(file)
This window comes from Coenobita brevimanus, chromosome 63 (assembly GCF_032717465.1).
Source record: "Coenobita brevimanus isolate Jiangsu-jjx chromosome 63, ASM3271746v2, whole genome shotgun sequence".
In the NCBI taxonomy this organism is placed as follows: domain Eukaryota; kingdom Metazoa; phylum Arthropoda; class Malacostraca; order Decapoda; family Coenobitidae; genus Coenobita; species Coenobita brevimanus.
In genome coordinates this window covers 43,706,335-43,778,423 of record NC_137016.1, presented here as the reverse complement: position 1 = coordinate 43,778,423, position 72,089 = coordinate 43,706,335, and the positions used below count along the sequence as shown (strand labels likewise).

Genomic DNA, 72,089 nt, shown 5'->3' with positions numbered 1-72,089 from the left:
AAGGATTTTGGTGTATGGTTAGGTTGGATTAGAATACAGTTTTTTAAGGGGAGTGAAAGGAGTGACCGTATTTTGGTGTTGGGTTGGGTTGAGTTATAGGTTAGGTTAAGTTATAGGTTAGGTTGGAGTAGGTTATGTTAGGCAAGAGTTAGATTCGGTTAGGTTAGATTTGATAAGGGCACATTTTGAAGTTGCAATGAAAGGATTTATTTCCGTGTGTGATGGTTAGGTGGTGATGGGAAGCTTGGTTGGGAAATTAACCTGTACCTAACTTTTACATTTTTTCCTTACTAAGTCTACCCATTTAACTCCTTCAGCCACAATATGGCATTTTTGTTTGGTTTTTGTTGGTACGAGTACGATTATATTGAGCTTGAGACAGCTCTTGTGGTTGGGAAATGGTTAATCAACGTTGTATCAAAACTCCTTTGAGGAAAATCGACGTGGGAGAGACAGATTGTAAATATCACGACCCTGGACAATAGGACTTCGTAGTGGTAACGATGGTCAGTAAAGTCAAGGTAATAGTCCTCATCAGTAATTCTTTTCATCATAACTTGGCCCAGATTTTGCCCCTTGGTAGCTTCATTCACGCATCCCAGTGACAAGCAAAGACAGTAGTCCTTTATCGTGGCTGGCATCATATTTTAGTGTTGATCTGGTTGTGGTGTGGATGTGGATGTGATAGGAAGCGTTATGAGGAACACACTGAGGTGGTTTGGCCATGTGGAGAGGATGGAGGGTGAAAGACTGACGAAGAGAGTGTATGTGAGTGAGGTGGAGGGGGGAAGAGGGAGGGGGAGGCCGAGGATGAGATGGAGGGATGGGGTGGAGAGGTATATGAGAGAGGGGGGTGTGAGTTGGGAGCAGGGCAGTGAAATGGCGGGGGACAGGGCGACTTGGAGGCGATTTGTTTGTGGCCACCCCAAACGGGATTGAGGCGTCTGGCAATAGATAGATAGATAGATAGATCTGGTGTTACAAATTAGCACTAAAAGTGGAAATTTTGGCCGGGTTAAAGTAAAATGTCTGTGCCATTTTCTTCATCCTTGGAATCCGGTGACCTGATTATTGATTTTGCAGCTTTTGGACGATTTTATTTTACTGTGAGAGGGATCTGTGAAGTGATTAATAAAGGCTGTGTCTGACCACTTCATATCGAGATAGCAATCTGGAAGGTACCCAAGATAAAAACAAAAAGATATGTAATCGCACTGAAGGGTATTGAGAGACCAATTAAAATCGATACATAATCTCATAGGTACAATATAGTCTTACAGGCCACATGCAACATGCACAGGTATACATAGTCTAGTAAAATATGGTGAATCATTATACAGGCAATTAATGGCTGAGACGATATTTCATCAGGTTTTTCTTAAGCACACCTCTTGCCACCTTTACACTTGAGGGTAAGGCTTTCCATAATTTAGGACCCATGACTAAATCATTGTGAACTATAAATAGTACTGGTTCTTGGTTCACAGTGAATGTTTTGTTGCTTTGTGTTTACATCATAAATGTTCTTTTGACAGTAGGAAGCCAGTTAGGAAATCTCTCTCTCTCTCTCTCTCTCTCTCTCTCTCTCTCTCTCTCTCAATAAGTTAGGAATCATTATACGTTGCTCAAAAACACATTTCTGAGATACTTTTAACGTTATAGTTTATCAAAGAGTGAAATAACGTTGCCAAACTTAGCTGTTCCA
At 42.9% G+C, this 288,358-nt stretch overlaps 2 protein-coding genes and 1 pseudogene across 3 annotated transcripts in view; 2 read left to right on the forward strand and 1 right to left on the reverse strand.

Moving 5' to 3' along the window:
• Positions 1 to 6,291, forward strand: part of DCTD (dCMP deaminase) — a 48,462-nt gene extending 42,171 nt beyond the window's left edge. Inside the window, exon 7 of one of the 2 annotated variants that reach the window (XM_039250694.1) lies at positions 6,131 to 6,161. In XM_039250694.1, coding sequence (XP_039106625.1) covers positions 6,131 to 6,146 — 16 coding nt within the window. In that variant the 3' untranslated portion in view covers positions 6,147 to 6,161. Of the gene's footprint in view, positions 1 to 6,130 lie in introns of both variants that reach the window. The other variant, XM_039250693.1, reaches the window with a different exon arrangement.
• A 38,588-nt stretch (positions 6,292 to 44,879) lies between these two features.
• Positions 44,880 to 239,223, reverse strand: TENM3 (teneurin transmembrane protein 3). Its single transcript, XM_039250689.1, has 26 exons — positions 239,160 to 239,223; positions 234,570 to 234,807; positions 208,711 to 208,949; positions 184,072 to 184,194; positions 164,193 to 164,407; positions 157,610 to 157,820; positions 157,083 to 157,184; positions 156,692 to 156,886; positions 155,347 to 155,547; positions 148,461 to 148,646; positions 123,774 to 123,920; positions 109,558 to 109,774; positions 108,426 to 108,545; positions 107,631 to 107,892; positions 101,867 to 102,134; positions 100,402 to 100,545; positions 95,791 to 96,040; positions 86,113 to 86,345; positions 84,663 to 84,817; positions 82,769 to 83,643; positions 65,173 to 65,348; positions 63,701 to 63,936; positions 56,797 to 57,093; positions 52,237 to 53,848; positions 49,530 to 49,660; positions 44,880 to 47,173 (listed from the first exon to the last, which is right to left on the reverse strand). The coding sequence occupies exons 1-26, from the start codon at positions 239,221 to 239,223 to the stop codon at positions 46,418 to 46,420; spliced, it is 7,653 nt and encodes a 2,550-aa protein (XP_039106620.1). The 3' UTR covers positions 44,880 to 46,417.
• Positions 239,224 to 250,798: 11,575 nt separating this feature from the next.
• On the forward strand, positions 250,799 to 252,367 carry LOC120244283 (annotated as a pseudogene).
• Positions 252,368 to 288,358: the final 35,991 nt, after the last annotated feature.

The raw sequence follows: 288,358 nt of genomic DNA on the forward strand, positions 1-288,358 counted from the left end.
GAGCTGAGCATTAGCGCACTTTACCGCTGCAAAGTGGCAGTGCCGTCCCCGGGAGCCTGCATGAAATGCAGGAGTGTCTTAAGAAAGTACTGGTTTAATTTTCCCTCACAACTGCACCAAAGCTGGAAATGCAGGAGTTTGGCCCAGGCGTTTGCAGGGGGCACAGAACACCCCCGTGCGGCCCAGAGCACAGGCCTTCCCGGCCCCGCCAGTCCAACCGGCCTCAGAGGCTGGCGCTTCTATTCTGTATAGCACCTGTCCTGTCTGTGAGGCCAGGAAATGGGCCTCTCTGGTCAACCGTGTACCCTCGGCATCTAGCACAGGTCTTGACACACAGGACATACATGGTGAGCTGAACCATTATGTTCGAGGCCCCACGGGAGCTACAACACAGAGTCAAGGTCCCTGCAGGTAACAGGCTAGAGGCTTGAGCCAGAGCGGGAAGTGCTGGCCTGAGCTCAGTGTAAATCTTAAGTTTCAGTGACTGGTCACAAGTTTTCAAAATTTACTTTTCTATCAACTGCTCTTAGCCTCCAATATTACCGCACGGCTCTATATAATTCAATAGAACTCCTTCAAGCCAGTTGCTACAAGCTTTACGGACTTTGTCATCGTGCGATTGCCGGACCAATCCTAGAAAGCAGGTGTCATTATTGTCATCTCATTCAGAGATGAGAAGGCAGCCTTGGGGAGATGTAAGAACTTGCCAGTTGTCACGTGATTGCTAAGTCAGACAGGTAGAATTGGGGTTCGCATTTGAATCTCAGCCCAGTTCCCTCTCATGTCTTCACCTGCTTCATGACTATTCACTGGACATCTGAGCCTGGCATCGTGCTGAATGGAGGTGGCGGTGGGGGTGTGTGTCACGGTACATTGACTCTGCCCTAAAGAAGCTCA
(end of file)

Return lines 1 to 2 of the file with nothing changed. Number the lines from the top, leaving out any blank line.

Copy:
This window comes from Coenobita brevimanus, chromosome 63 (assembly GCF_032717465.1).
Source record: "Coenobita brevimanus isolate Jiangsu-jjx chromosome 63, ASM3271746v2, whole genome shotgun sequence".